Needing to practice some contemplation? Try one or more of the following exercises this week...and enjoy the solitude and silence of simply "being" with God.
Exercises in the Contemplative Tradition
- Pray for ten minutes each morning or evening.
- Pray without words (in silence) for five to ten minutes each day.
- Offer a short prayer throughout the day (for example, the hesychastic prayer “Lord Jesus Christ, have mercy on me, a sinner” or the verse “Create in me a clean heart, O God and put a new and right spirit within me” [Ps. 51:10]).
- Read a section from a devotional book, such as a spiritual classic like St. Augustine’s Confessions, or it may be a devotional classic such as Oswald Chamber’s My Utmost for His Highest. Devotional periodicals such as Guideposts or The Upper Room (or some other publication) may interest you. Discover God in the reading.
- Write out a prayer in your journal. You may wish to keep it private, or you may wish to share it. Write the letter as if it were addressed to God, telling Him your hopes and dreams, your worries, your needs.
- Learn to appreciate God through his creation. Take a walk in a park or simply sit and watch a sunset. Consider the majesty of the world, giving thanks and praise for all of God’s creation.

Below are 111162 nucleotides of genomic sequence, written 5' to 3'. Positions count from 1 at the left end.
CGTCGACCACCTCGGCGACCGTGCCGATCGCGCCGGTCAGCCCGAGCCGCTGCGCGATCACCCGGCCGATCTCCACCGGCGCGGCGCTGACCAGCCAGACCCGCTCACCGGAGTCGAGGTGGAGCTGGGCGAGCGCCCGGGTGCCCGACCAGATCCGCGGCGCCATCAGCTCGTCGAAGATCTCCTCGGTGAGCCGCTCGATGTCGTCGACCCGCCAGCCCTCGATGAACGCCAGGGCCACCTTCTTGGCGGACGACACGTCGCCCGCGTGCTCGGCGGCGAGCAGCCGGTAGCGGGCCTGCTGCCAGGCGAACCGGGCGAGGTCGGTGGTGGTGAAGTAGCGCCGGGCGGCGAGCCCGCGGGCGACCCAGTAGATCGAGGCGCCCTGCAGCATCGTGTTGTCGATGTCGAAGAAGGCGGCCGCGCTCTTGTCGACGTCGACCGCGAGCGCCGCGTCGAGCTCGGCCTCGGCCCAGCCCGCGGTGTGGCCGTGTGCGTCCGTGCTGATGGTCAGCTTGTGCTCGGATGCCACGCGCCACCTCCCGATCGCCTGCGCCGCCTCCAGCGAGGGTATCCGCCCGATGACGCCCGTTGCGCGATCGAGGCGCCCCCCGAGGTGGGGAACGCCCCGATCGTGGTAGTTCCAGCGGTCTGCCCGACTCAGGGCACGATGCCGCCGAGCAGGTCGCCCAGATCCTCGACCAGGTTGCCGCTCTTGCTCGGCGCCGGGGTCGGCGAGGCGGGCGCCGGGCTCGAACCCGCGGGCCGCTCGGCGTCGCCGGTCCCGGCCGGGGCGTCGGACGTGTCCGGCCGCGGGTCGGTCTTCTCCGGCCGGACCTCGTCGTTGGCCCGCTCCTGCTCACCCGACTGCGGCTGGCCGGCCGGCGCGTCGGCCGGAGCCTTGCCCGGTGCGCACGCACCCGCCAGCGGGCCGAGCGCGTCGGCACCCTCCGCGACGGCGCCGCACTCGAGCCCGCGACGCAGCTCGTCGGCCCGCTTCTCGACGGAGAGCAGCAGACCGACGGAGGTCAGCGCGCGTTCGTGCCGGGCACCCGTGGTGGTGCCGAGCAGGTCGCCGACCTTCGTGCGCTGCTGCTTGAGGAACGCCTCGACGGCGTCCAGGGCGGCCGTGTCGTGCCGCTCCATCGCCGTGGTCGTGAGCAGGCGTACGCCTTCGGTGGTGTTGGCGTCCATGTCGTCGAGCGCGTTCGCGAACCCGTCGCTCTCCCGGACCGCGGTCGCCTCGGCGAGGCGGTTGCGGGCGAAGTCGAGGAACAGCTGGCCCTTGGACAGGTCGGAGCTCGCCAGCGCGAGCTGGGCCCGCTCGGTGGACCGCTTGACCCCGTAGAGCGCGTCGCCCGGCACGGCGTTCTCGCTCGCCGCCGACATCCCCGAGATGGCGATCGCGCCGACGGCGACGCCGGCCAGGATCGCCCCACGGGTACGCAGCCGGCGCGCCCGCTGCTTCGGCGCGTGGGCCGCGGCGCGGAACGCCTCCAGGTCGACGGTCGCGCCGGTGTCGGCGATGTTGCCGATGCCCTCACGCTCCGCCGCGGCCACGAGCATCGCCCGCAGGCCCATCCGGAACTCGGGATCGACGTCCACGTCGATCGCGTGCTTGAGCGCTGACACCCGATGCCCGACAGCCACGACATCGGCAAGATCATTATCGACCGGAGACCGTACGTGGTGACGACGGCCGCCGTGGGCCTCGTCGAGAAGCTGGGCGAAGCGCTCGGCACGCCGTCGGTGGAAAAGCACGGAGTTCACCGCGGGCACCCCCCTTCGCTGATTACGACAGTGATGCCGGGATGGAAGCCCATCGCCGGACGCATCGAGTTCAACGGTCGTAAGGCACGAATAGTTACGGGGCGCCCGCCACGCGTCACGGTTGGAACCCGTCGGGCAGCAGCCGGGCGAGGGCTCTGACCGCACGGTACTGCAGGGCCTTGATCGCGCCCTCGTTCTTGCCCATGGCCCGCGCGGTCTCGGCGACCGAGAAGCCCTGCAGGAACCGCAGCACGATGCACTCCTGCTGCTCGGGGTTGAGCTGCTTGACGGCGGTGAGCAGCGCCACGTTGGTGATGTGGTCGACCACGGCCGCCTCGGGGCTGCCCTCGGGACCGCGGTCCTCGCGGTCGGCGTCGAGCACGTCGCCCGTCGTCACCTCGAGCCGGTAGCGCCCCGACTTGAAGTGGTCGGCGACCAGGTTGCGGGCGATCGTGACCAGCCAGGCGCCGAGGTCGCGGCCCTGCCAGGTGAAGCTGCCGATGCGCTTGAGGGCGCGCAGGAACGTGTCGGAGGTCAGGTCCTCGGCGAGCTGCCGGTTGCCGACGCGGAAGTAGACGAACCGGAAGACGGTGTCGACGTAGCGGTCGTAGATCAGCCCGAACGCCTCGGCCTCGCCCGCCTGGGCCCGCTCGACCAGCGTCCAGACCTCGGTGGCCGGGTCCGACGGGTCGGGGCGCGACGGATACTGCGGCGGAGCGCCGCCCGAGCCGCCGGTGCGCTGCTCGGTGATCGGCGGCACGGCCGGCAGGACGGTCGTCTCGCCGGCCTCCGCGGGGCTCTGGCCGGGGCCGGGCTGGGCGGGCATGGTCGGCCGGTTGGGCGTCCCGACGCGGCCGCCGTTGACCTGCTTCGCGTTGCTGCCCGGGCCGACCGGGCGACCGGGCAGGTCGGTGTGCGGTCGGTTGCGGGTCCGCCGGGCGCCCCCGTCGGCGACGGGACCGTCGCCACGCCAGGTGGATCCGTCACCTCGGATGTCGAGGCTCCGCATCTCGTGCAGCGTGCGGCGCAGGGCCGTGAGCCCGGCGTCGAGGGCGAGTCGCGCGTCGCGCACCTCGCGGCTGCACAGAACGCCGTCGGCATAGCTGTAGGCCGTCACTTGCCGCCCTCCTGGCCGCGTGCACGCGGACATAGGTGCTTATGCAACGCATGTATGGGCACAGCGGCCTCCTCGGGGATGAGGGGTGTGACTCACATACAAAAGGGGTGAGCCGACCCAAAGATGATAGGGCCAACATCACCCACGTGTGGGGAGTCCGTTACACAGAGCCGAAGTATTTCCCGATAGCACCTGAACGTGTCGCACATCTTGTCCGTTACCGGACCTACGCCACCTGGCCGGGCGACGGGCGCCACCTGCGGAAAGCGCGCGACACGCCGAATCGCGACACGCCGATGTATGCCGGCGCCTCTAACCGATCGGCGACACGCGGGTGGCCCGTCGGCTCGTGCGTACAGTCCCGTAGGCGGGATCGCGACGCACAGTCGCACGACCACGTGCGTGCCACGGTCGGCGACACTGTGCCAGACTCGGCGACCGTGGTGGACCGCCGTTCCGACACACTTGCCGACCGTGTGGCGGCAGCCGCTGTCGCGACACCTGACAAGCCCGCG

- Set aside fifteen minutes for a time of thanksgiving. Thank God for everything you can think of. Do not worry about intercession or confession; this is simply a time to give thanks.
- Practice the art of listening to God. Meditate on a verse of Scripture, being attentive to what God wants to tell you. Note the words in the verse. Does anything stand out? Turn the verse into a prayer. Ask God to teach you during this time of silence.
- Hold people and situations before God in prayer. Take ten minutes a day to bring your friends and loved ones before God. Do not worry about words; simply imagine Jesus standing beside them before the throne of grace. Let God minister to all of their cares and hurts.
- Try “flash prayers.” When you see someone—anyone—silently pray for that person. Riding on a bus, standing in a line, sitting in a room—wherever you are, inwardly ask God to give those around you joy, to touch their lives with his presence.
Smith, James Bryan. A Spiritual Formation Workbook: Small Group Resources for Nurturing Christian Growth. A Renovare Resource for Spiritual Renewal. San Francisco: Harper Collins, 1993. (pp. 87-88)